The meek, insouciant, no head above the parapet approach doesn’t work either, you’ll just be mown down in a hail of indifference.

The key to success is building a relationship with the Agent and ergo the seller. A relationship which cements the fact that you are a good buyer. You have funds in place, you have a proactive solicitor, you are desperate to buy it and you won’t mess around. This is so often far more important to the seller and agent than a few extra grand from some bolshy Rambo.

Because no matter what price you offer, you are unlikely to get it if the Agent doesn’t know who you are, what you are and if you’re a safe bet. Really helps if they like you too.

Whilst you need to develop a relationship with the Agent that gives them peace of mind, it is a two way street, you also need to develop one so that you understand the Vendors position. It is rarely the one with the most gunfire (money) who wins the war. There are usually many other things that could sway them in your direction. You won’t know that unless you are eyeballing and talking and asking. Then your offer can be tailored to what the Vendor wants. At the risk of repeating, it’s rarely just the money. Some Vendors hate the idea of developers buying their home. It could be timescale. It could be fear of you being a flaky buyer. I’ve even won houses by saying we’d take on the blo*dy cat. You won’t know what the Vendor wants unless you have a relationship because if you don’t know what they want, you can’t offer what they want.

We all know the UK property market is far from ideal, I become all misty eyed dwelling on the good old days of using wit, diplomacy and empathy to chip the asking price, not add to it. The days when properties came on at ‘a bit too much’ and you offered a ‘bit less’ and a deal was done with all parties feeling they’d scored rather than been screwed. There’s nothing I (and believe it or not most estate agents), would like more than a balanced property market where supply and demand were fairly matched and it was all terribly British and respectful. But it ain’t. And if you want to buy a house, flat or shoebox in London, you’re going to come up against it and you need to meet it head on.

Neither lily livers or egos win the war. Don’t be put off by the fearful term ‘bidding war’. Gird your loins, throw your intellect grenade, and fire your charm offensive, they’re deadlier than you think. Also they cost nowt, nobody gets hurt and frankly, if you lose, there will always be another house. Always.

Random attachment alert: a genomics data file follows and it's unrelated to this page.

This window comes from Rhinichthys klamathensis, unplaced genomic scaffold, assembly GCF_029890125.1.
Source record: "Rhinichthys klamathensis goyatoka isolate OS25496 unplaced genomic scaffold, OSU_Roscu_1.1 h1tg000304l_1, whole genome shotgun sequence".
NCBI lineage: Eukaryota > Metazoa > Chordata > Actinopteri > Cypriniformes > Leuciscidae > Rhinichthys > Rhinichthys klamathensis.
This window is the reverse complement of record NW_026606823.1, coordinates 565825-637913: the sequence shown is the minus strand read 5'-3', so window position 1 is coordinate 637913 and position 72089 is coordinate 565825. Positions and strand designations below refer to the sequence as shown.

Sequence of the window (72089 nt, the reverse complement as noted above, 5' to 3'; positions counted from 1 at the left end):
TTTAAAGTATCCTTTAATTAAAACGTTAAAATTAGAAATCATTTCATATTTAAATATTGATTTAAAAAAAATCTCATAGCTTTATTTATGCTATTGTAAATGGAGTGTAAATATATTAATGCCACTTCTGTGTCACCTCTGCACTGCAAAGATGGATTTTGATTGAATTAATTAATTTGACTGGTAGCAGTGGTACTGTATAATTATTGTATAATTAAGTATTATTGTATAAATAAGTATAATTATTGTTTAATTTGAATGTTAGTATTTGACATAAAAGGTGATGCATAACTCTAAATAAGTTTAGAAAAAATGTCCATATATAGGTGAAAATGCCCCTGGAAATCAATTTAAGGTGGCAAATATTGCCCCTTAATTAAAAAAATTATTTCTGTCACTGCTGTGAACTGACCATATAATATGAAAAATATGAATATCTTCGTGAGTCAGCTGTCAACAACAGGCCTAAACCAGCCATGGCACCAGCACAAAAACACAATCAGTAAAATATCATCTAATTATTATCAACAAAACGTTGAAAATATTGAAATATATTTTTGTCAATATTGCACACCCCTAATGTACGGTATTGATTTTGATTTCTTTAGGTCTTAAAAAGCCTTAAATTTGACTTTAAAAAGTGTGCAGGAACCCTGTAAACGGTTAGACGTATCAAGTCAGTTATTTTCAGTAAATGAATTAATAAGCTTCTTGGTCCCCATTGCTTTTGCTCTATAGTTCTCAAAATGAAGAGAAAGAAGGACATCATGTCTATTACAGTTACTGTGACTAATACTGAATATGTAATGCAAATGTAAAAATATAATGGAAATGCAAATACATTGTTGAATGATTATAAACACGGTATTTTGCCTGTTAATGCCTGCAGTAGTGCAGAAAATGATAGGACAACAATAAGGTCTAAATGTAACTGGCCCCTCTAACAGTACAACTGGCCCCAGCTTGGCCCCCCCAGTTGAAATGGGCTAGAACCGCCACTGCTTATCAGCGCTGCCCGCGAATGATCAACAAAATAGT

So, to conclude the warfare theme, most nights I download about my latest turf war battles on Skype, to my camouflage draped husband somewhere in the desert.

The irony is not lost on me, in case you’re wondering.

Apaches whirr overhead and he has an SA 80 submachine gun nestled on his Army issue pillow (I had casually written AK47 but I am peevishly informed they are blo*dy RUSSIAN). For the record he’s relieved to have got shot of Gary Barlow but there’s always a spare tent for Katherine Jenkins.

– but I digress.

We debate again that wars are won not through fire power but through empathy, relationships, intellect and above all diplomacy. Funnily enough, rather British traits, I like to think.

But through the staccato link that Skype allows us, he solemnly intones for my umpteenth time of hearing the British Army’s rallying cry to all those troops fearful of entering the battle zone.

“Suck it up sprog and crack on”.

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3 thoughts on “Bricks and mortar bombs – The London property market

  1. Is this demand frenzy driving the market into a bubble? What you are describing reminds me of the Bucharest property market from 2006-2007, when asking prices of apartments were changing twice per day.

  2. I couldn’t help nodding in agreement with this blog. As an estate agent in Wimbledon Village, of course we at Robert Holmes & Co (http://www.robertholmes.co.uk/) would like to return to the days when supply and demand is fairly matched.
    But while confidence in the property market remains high and the cost of borrowing is low, that is not going to happen.